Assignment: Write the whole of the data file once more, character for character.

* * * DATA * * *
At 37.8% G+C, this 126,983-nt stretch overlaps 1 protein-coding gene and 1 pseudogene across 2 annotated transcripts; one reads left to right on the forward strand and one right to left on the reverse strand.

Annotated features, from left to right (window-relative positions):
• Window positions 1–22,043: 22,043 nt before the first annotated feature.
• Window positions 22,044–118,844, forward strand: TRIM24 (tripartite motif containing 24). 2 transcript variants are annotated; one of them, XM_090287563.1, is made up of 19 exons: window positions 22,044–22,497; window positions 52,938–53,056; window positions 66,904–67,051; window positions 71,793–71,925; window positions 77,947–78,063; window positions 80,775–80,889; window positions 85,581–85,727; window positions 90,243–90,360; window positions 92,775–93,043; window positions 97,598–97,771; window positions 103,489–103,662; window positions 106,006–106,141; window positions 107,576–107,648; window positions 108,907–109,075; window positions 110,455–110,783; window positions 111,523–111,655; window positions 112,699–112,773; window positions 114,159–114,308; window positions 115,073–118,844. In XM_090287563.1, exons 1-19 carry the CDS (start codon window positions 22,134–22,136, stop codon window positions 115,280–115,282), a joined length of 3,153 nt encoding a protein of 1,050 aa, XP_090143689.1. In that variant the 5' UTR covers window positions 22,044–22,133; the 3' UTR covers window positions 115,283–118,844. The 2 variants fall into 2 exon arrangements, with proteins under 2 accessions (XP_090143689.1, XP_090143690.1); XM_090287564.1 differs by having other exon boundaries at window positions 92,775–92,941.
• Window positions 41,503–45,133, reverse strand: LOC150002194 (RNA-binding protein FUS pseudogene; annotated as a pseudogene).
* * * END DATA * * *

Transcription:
At 37.8% G+C, this 126,983-nt stretch overlaps 1 protein-coding gene and 1 pseudogene across 2 annotated transcripts; one reads left to right on the forward strand and one right to left on the reverse strand.

Annotated features, from left to right (window-relative positions):
• Window positions 1–22,043: 22,043 nt before the first annotated feature.
• Window positions 22,044–118,844, forward strand: TRIM24 (tripartite motif containing 24). 2 transcript variants are annotated; one of them, XM_090287563.1, is made up of 19 exons: window positions 22,044–22,497; window positions 52,938–53,056; window positions 66,904–67,051; window positions 71,793–71,925; window positions 77,947–78,063; window positions 80,775–80,889; window positions 85,581–85,727; window positions 90,243–90,360; window positions 92,775–93,043; window positions 97,598–97,771; window positions 103,489–103,662; window positions 106,006–106,141; window positions 107,576–107,648; window positions 108,907–109,075; window positions 110,455–110,783; window positions 111,523–111,655; window positions 112,699–112,773; window positions 114,159–114,308; window positions 115,073–118,844. In XM_090287563.1, exons 1-19 carry the CDS (start codon window positions 22,134–22,136, stop codon window positions 115,280–115,282), a joined length of 3,153 nt encoding a protein of 1,050 aa, XP_090143689.1. In that variant the 5' UTR covers window positions 22,044–22,133; the 3' UTR covers window positions 115,283–118,844. The 2 variants fall into 2 exon arrangements, with proteins under 2 accessions (XP_090143689.1, XP_090143690.1); XM_090287564.1 differs by having other exon boundaries at window positions 92,775–92,941.
• Window positions 41,503–45,133, reverse strand: LOC150002194 (RNA-binding protein FUS pseudogene; annotated as a pseudogene).